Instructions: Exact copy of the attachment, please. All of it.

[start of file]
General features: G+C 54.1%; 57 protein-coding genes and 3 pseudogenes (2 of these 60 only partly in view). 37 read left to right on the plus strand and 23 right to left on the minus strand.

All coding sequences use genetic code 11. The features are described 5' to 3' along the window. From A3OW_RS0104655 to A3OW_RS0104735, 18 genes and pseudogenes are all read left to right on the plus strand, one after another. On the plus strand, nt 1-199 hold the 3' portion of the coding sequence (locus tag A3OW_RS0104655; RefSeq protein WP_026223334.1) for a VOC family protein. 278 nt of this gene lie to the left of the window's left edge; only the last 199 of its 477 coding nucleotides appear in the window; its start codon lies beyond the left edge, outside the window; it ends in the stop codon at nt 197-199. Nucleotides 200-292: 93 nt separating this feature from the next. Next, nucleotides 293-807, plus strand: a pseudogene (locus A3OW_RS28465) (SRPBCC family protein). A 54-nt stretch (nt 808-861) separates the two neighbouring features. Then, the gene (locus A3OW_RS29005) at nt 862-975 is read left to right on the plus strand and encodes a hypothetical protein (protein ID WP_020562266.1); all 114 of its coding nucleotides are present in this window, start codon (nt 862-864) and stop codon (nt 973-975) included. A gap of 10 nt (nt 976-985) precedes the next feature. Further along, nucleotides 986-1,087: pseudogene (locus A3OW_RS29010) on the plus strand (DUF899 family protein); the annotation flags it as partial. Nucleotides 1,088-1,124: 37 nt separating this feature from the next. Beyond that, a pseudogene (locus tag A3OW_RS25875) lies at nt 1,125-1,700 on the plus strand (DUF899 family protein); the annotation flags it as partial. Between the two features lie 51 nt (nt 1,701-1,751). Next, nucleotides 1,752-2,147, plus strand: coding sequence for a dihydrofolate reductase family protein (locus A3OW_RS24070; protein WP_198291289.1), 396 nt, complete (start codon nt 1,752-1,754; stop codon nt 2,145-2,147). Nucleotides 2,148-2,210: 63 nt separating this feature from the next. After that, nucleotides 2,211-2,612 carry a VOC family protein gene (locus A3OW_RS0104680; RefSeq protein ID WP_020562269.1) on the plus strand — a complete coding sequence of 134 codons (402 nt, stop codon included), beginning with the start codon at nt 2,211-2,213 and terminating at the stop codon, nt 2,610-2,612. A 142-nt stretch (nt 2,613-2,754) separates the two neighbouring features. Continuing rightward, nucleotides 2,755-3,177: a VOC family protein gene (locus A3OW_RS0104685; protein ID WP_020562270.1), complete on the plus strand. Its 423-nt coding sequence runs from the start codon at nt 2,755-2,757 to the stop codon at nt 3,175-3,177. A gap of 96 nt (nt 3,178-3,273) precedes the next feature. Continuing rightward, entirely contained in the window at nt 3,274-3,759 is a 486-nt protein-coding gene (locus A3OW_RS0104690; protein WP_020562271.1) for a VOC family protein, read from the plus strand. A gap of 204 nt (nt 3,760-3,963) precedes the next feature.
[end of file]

General features: G+C 54.1%; 57 protein-coding genes and 3 pseudogenes (2 of these 60 only partly in view). 37 read left to right on the plus strand and 23 right to left on the minus strand.

All coding sequences use genetic code 11. The features are described 5' to 3' along the window. From A3OW_RS0104655 to A3OW_RS0104735, 18 genes and pseudogenes are all read left to right on the plus strand, one after another. On the plus strand, nt 1-199 hold the 3' portion of the coding sequence (locus tag A3OW_RS0104655; RefSeq protein WP_026223334.1) for a VOC family protein. 278 nt of this gene lie to the left of the window's left edge; only the last 199 of its 477 coding nucleotides appear in the window; its start codon lies beyond the left edge, outside the window; it ends in the stop codon at nt 197-199. Nucleotides 200-292: 93 nt separating this feature from the next. Next, nucleotides 293-807, plus strand: a pseudogene (locus A3OW_RS28465) (SRPBCC family protein). A 54-nt stretch (nt 808-861) separates the two neighbouring features. Then, the gene (locus A3OW_RS29005) at nt 862-975 is read left to right on the plus strand and encodes a hypothetical protein (protein ID WP_020562266.1); all 114 of its coding nucleotides are present in this window, start codon (nt 862-864) and stop codon (nt 973-975) included. A gap of 10 nt (nt 976-985) precedes the next feature. Further along, nucleotides 986-1,087: pseudogene (locus A3OW_RS29010) on the plus strand (DUF899 family protein); the annotation flags it as partial. Nucleotides 1,088-1,124: 37 nt separating this feature from the next. Beyond that, a pseudogene (locus tag A3OW_RS25875) lies at nt 1,125-1,700 on the plus strand (DUF899 family protein); the annotation flags it as partial. Between the two features lie 51 nt (nt 1,701-1,751). Next, nucleotides 1,752-2,147, plus strand: coding sequence for a dihydrofolate reductase family protein (locus A3OW_RS24070; protein WP_198291289.1), 396 nt, complete (start codon nt 1,752-1,754; stop codon nt 2,145-2,147). Nucleotides 2,148-2,210: 63 nt separating this feature from the next. After that, nucleotides 2,211-2,612 carry a VOC family protein gene (locus A3OW_RS0104680; RefSeq protein ID WP_020562269.1) on the plus strand — a complete coding sequence of 134 codons (402 nt, stop codon included), beginning with the start codon at nt 2,211-2,213 and terminating at the stop codon, nt 2,610-2,612. A 142-nt stretch (nt 2,613-2,754) separates the two neighbouring features. Continuing rightward, nucleotides 2,755-3,177: a VOC family protein gene (locus A3OW_RS0104685; protein ID WP_020562270.1), complete on the plus strand. Its 423-nt coding sequence runs from the start codon at nt 2,755-2,757 to the stop codon at nt 3,175-3,177. A gap of 96 nt (nt 3,178-3,273) precedes the next feature. Continuing rightward, entirely contained in the window at nt 3,274-3,759 is a 486-nt protein-coding gene (locus A3OW_RS0104690; protein WP_020562271.1) for a VOC family protein, read from the plus strand. A gap of 204 nt (nt 3,760-3,963) precedes the next feature.